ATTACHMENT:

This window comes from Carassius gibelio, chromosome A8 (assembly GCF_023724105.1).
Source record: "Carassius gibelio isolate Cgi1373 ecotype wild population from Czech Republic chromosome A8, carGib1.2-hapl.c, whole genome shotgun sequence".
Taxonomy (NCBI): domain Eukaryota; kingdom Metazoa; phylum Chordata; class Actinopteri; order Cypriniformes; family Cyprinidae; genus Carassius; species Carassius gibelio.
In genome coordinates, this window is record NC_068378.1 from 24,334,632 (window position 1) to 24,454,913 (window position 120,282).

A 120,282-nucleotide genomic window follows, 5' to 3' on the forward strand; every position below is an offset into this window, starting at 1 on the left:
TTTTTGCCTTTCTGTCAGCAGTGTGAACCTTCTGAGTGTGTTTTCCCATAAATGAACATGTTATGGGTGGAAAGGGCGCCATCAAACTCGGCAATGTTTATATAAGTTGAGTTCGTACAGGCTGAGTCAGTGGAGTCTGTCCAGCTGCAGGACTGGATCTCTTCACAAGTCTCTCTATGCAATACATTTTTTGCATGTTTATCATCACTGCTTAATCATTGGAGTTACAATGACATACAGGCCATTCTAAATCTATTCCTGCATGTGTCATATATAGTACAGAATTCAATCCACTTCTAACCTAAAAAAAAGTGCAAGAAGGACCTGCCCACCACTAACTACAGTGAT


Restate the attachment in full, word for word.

This window comes from Carassius gibelio, chromosome A8 (assembly GCF_023724105.1).
Source record: "Carassius gibelio isolate Cgi1373 ecotype wild population from Czech Republic chromosome A8, carGib1.2-hapl.c, whole genome shotgun sequence".
Taxonomy (NCBI): domain Eukaryota; kingdom Metazoa; phylum Chordata; class Actinopteri; order Cypriniformes; family Cyprinidae; genus Carassius; species Carassius gibelio.
In genome coordinates, this window is record NC_068378.1 from 24,334,632 (window position 1) to 24,454,913 (window position 120,282).

A 120,282-nucleotide genomic window follows, 5' to 3' on the forward strand; every position below is an offset into this window, starting at 1 on the left:
TTTTTGCCTTTCTGTCAGCAGTGTGAACCTTCTGAGTGTGTTTTCCCATAAATGAACATGTTATGGGTGGAAAGGGCGCCATCAAACTCGGCAATGTTTATATAAGTTGAGTTCGTACAGGCTGAGTCAGTGGAGTCTGTCCAGCTGCAGGACTGGATCTCTTCACAAGTCTCTCTATGCAATACATTTTTTGCATGTTTATCATCACTGCTTAATCATTGGAGTTACAATGACATACAGGCCATTCTAAATCTATTCCTGCATGTGTCATATATAGTACAGAATTCAATCCACTTCTAACCTAAAAAAAAGTGCAAGAAGGACCTGCCCACCACTAACTACAGTGAT